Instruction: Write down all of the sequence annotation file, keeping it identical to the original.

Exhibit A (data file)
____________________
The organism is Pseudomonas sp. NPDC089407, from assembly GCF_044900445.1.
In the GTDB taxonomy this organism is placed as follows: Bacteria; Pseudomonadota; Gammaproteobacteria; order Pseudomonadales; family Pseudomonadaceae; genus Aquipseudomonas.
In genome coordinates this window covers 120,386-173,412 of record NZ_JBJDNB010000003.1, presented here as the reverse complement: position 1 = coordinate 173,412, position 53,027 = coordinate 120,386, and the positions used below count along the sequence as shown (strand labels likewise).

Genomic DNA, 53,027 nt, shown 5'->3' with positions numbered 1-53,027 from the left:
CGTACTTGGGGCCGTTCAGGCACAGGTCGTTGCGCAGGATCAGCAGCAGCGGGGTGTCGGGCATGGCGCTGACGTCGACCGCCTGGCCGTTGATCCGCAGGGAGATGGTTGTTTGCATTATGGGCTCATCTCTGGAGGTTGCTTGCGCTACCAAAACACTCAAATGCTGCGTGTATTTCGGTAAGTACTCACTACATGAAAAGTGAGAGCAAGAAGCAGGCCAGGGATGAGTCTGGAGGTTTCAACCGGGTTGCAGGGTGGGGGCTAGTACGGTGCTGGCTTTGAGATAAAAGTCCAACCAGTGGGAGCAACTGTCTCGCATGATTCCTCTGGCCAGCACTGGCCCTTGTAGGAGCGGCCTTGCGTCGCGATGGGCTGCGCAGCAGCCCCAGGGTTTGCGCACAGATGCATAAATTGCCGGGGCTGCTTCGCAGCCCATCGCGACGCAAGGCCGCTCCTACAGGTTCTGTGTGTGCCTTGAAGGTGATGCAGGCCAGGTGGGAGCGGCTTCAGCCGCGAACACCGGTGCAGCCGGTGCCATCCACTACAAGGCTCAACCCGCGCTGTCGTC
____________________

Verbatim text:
The organism is Pseudomonas sp. NPDC089407, from assembly GCF_044900445.1.
In the GTDB taxonomy this organism is placed as follows: Bacteria; Pseudomonadota; Gammaproteobacteria; order Pseudomonadales; family Pseudomonadaceae; genus Aquipseudomonas.
In genome coordinates this window covers 120,386-173,412 of record NZ_JBJDNB010000003.1, presented here as the reverse complement: position 1 = coordinate 173,412, position 53,027 = coordinate 120,386, and the positions used below count along the sequence as shown (strand labels likewise).

Genomic DNA, 53,027 nt, shown 5'->3' with positions numbered 1-53,027 from the left:
CGTACTTGGGGCCGTTCAGGCACAGGTCGTTGCGCAGGATCAGCAGCAGCGGGGTGTCGGGCATGGCGCTGACGTCGACCGCCTGGCCGTTGATCCGCAGGGAGATGGTTGTTTGCATTATGGGCTCATCTCTGGAGGTTGCTTGCGCTACCAAAACACTCAAATGCTGCGTGTATTTCGGTAAGTACTCACTACATGAAAAGTGAGAGCAAGAAGCAGGCCAGGGATGAGTCTGGAGGTTTCAACCGGGTTGCAGGGTGGGGGCTAGTACGGTGCTGGCTTTGAGATAAAAGTCCAACCAGTGGGAGCAACTGTCTCGCATGATTCCTCTGGCCAGCACTGGCCCTTGTAGGAGCGGCCTTGCGTCGCGATGGGCTGCGCAGCAGCCCCAGGGTTTGCGCACAGATGCATAAATTGCCGGGGCTGCTTCGCAGCCCATCGCGACGCAAGGCCGCTCCTACAGGTTCTGTGTGTGCCTTGAAGGTGATGCAGGCCAGGTGGGAGCGGCTTCAGCCGCGAACACCGGTGCAGCCGGTGCCATCCACTACAAGGCTCAACCCGCGCTGTCGTC